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European Robotics Week 2017: Live coverage

November 24, 2017

We hope you’re enjoying the European Robotics Week! If you’re still looking for events to attend over the weekend, make sure to check out the map of 1000 happenings all over Europe.

One highlight was the European Robotics League competition focused on service robotics with teams from Spain, Germany, the United Kingdom and Portugal. The teams had to show how their robots can assist old people in their daily life, all in an attrezzo that simulates a home.

The central event of the week was held in Brussels, and featured a “Robots Discovery” exhibition hosted by the European Committee of the Regions, where robotics experts from 30 European and regionally-funded projects outlined how their work could impact society. Exhibiting projects are listed below.

  • EurEyeCase will design instrumenation and control techniques to improve clinical outcome for a selection of relevant and urgent eye surgery procedures for certain pathologic conditions, affecting over 16 million elderly persons worldwide.
  • MURAB has the ambition to drastically improve precision and effectiveness of the biopsy gathering for cancer diagnostic operations. Through a robotic device which can autonomously scan the target area and optimally acquire data, the use of expensive Magnetic Resonance Imaging (MRI) will be reduced to a minimum.
  • SoftPro project will study and design soft synergy-based robotics technologies to develop new prostheses, exoskeletons, and assistive devices for upper limb rehabilitation, which will greatly enhance the efficacy and accessibility for a greater number of users. SoftHand Pro: a prosthetic hand that is robust, versatile, usable, strong, and delicate.
  • IoT and robotic technologies are two complementary domains with large potential for improving our daily life quality. The two showcased projects are: imec.WONDER, where a Nao robot engages in personalized interactions with people suffering from dementia, tracking behavioral disturbances by means of environmental sensors; and imec.ROBOCURE, where social robots are interfacing with networked glucose meters for improved diabetes education and follow-up therapy at home.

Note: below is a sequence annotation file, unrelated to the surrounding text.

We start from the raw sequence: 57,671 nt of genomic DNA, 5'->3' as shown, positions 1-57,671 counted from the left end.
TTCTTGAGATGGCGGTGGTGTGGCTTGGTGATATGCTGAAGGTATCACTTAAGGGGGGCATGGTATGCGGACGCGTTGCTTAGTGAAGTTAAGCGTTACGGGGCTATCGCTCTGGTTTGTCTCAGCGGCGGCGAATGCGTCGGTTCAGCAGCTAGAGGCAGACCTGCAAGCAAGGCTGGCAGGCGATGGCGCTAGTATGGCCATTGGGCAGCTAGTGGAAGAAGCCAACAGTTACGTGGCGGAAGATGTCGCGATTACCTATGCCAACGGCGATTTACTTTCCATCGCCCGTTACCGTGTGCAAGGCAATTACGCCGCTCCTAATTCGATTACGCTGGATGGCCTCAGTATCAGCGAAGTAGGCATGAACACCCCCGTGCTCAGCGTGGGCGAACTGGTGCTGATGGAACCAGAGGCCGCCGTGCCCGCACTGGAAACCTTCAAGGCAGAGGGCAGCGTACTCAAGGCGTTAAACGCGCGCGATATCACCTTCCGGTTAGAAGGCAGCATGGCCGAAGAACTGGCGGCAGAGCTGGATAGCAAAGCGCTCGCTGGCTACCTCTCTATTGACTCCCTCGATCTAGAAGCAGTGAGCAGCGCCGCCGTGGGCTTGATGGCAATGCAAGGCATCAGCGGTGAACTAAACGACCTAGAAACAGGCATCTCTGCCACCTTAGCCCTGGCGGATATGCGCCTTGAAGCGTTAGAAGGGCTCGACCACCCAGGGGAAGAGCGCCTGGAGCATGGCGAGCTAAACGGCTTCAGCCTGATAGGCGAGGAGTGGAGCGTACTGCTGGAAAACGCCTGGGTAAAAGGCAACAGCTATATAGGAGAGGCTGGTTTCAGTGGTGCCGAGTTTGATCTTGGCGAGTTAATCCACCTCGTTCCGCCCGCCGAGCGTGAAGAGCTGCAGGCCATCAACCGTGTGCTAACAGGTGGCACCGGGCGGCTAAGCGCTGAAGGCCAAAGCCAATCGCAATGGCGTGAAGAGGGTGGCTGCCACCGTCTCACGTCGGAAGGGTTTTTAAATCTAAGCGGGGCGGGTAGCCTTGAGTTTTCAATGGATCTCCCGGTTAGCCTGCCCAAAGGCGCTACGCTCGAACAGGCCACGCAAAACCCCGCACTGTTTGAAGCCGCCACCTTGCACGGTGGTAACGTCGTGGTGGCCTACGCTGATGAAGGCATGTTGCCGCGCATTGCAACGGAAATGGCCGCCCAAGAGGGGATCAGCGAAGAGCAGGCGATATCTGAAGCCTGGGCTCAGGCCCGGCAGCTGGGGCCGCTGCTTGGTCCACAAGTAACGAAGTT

• BabyRobot’s ambition is to create robots that can establish communication protocols, form collaboration plans on the fly, and create an impact beyond the consumer and healthcare application markets. BabyRobot focuses on special education for children with autism. 
  • The Vrije Universiteit Brussel is involved with many different robotics initiatives ranging from local projects (Brubotics/VUB Exoskeleton), spinoffs (Axiles), and international collaborations (CYBERLEGs). These projects are focused on assistive technologies and human-robot interactions, developing new exoskeleton technologies, commercializing new prosthetic devices such as the Axiles ankle prosthesis, and developing new powered prosthetic devices to assist those who may not be able to use current designs.
  • Early diagnosis with a non-invasive and painless endoscopic technique to eradicate colorectal cancer? Yes, a new solutions exists: the Endoo medical platform. The Endoo European Project aims to develop an active colonoscopic platform for robotic guidance of a painless, innovative, smart, and soft-tethered device, in order to achieve accurate and reliable diagnosis and therapy of colonic pathologies, with high acceptance by patients for preventive mass screening.
  • The Educational Robotics for STEM (ER4STEM) project aims to turn curious children into young adults passionate about science and technology through a hands-on platform using robotics The project’s research is aimed at developing an open operational and conceptual framework that involves pedagogical methods as well as technologies and tools for educational robotics, including a web repository of educational robotics in Europe.
  • The European Robotics League (ERL), a novel model for competitions funded by the European Commission, brings a common framework for three robotics challenges: ERL Industrial Robots, ERL Service Robots and ERL Emergency Robots, allowing teams to test their robots’ ability to face real-world situations. The ERL local and major tournaments are based in Europe and are open to international participation. European cities can apply to host an ERL tournament.
  • LUVMI is a small, lightweight rover being designed to explore polar regions of the Moon and drive into a Permanently Shadowed Region (PSR), believed to hold vast stores of water. Instruments carried by the rover will look specifically for this water which may be potentially game-changing for future manned missions to the moon.